THE EASTERN CARIBBEAN SUPREME COURT
SAINT VINCENT AND THE GRENADINES
IN THE HIGH COURT OF JUSTICE
KEVIN CRAIGG a minor
(By his mother and next friend PATRICIA MORGAN)
FIRST NAMED DEFENDANT
SECOND NAMED DEFENDANT
JIMMY PHILMORE GRANT
THIRD NAMED DEFENDANT
FOURTH NAMED DEFENDANT
Mrs. Zhinga Horne-Edwards for the claimant.
First defendant unrepresented.
Second defendant unrepresented.
Third defendant unrepresented.
Mr. Parnel R. Campbell, with him Ms. Mandella Campbell and Mrs. Cheryl Bailey for the fourth defendant.
2018: Feb. 27
Jun. 5 & 19
 Henry, J.: On March 17, 2007 young Kevin Craigg was walking from his home in Green Hill towards Kingstown. He stopped along the road, close to an area where passengers usually gather to get transport into town. He saw a jeep approaching at high speed. It struck him, resulting in injuries to his person. He was hospitalized and underwent treatment. He was only 13 years old at the time.
His mother Patricia Morgan brought this claim against Basil Weekes who was driving the vehicle at the time of the accident and his brother Elsworth Weekes the owner of the jeep. Ms. Morgan alleged that the accident arose from a collision between that jeep and a minivan belonging to Mervin Dabreo. It was being driven by Jimmy Philmore Grant. Mr. Dabreo and Mr. Grant are also defendants in this case.
Ms. Morgan claimed that the accident and resultant injuries to her son were caused by the individual or combined negligence of the two drivers and owners who have denied liability. Mr. Craigg is now an adult and has pursued this claim with his mother. Ms. Morgan and Mr. Craigg seek damages. I find that Jimmy Philmore Grant, Mervin Dabreo and Basil Weekes are liable.
The issues are:
1. Whether the accident was caused by Mr. Grant’s or Mr. Basil Weekes’ negligence and whether Mr. Elsworth Weekes and/or Mr. Dabreo are vicariously liable for such negligence?
2. To what relief is Mr. Craigg entitled?
Issue 1 – Was the accident caused by Mr. Grant’s or Mr. Basil Weekes’ negligence and if so, are Mr. Elsworth Weekes and/or Mr. Dabreo vicariously liable for such negligence?
Mr. Craigg provided a witness statement in this matter. It was admitted as his evidence in chief. He was cross-examined by learned counsel Ms. Mandella Campbell on Mr. Basil Weekes’ behalf. Messieurs Dabreo and Grant declined to ask him any questions in cross-examination. They have thereby accepted his version of the events which transpired on that fateful day.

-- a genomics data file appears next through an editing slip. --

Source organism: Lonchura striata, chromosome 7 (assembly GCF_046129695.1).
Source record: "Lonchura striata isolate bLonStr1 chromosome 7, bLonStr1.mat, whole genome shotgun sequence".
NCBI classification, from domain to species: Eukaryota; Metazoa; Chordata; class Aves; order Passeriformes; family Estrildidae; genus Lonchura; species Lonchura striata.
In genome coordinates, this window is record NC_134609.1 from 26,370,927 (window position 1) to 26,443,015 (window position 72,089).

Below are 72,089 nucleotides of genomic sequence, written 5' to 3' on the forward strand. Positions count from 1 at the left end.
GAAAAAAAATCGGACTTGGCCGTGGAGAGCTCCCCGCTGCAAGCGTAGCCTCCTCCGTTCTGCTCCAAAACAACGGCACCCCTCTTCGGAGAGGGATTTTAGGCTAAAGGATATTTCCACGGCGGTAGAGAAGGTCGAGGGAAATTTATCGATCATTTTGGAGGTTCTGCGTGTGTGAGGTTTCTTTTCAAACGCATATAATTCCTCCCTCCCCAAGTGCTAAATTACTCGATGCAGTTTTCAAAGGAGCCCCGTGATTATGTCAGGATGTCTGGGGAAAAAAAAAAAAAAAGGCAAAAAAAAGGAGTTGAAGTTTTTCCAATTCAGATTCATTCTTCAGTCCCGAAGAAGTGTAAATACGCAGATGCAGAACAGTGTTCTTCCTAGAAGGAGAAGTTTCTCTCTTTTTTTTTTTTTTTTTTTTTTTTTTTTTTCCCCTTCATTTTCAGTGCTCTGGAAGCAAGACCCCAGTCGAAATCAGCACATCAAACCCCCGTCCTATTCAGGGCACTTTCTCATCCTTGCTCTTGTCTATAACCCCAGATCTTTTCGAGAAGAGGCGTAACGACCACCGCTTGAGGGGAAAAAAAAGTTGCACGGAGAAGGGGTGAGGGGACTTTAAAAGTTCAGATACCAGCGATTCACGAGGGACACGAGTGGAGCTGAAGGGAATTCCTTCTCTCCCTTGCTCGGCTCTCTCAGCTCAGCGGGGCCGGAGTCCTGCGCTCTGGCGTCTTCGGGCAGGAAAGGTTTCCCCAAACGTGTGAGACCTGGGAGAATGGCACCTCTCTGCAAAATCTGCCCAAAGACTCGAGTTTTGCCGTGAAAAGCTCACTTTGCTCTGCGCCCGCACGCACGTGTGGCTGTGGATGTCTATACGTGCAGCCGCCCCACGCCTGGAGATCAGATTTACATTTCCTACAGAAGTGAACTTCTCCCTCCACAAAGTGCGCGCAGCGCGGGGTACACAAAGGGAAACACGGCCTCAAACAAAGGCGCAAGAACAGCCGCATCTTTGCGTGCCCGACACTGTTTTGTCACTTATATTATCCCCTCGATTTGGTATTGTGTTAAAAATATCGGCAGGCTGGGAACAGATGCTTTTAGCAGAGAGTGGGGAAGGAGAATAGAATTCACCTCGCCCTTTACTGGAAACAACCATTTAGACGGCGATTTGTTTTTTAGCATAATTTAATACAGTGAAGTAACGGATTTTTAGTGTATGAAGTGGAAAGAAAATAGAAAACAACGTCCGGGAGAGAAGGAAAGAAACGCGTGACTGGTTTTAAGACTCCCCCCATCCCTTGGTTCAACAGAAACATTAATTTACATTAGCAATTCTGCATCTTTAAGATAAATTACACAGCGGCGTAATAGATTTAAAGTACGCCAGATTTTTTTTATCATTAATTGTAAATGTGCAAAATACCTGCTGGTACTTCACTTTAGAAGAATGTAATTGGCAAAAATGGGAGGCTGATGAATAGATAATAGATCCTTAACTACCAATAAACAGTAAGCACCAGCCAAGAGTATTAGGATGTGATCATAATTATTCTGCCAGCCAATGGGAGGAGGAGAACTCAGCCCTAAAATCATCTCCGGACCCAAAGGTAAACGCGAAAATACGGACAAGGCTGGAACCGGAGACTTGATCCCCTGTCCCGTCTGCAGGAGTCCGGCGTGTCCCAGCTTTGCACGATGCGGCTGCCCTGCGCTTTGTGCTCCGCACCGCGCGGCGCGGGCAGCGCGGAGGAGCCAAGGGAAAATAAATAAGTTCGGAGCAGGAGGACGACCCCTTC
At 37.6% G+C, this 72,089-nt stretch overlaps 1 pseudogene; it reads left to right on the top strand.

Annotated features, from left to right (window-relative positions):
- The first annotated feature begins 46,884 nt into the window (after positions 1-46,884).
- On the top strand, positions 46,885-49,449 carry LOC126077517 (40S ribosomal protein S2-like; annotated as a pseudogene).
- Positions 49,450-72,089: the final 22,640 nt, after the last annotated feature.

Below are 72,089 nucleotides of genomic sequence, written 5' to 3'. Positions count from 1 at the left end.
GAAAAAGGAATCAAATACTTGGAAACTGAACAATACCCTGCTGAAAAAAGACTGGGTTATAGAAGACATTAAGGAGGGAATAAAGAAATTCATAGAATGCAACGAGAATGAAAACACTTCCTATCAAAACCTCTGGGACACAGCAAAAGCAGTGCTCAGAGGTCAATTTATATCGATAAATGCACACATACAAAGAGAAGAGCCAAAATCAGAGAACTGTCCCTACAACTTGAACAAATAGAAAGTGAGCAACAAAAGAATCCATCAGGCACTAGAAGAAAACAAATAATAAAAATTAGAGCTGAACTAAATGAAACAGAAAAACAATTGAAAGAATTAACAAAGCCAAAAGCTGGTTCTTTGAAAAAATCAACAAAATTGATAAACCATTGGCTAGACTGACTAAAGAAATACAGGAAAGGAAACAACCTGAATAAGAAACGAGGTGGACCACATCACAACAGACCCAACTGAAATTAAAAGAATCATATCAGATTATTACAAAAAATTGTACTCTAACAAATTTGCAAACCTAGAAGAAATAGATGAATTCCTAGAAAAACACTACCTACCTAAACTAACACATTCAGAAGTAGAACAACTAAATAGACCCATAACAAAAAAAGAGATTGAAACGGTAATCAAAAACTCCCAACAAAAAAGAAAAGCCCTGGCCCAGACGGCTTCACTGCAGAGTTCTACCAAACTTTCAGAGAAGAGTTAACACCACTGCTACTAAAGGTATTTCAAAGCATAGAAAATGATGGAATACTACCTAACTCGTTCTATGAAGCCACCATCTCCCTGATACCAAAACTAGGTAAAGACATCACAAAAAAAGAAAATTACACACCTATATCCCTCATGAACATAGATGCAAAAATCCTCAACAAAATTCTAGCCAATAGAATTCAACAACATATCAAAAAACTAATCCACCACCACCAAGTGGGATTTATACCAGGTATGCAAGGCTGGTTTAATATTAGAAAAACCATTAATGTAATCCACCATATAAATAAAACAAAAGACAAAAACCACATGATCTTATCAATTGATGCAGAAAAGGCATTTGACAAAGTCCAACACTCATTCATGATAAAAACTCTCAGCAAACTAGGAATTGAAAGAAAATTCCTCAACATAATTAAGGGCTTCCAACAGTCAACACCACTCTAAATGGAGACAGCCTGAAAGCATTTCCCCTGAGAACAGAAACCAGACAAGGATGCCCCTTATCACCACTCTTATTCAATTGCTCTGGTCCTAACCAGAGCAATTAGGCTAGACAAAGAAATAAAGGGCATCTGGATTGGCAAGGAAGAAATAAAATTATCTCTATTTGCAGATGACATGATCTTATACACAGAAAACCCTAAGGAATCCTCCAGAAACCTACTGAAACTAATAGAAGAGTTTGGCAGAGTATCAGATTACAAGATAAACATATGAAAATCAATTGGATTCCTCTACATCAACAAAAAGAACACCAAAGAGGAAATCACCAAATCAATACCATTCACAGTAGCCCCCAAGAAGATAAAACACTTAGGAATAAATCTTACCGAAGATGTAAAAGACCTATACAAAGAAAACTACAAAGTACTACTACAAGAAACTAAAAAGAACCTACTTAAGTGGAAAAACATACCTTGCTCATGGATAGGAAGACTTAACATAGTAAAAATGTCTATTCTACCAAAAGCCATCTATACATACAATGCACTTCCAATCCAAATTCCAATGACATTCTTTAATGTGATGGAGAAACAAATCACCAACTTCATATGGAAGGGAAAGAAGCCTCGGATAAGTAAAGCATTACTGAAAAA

Mr. Craigg explained that he was living with my mother at Green Hill at that time and was a student at the West St. George Secondary School. He now lives in England as does his mother. He testified that on Saturday the 17 th day of March, 2007 at about 5:00 p.m. he was walking along the main road having left his home in Green Hill. He described it as a sunny afternoon. He was dressed in a bright yellow t-shirt. He stated that he stopped near to a wall where he waited at the side of the road to catch a van into Kingstown.
Mr. Craigg explained that he was standing at one of the places where people in the Green Hill area usually wait to catch vans into Kingstown. He said that he was facing a side road. He accepted that there was no bus stop sign at that location and acknowledged that it was not a designated bus stop area. He added that it is where everyone waits for a van and that were no bus stop signs in Green Hill. As he stood there, he saw a minivan coming from the side road. He observed that it stopped and let off a passenger several feet from where the side road joined the main road.
Mr. Craigg testified that the van then proceeded until it got to the beginning of the main road where it stopped. He noted that the driver of the van sounded the horn. Mr. Craigg recalled that at the same time a jeep was travelling at a fairly fast pace along the main road towards him. He recalled seeing a female in the jeep with her feet up on the dashboard. He said that there was no other traffic on the road. He testified that the jeep pulled towards him, hit him forcefully and then veered off. Mr. Craigg stated that he felt a lot of pain and managed, with much effort and pain, to get to the van to sit in it. He recalled that the jeep did not stop immediately but drove off and everyone was let off.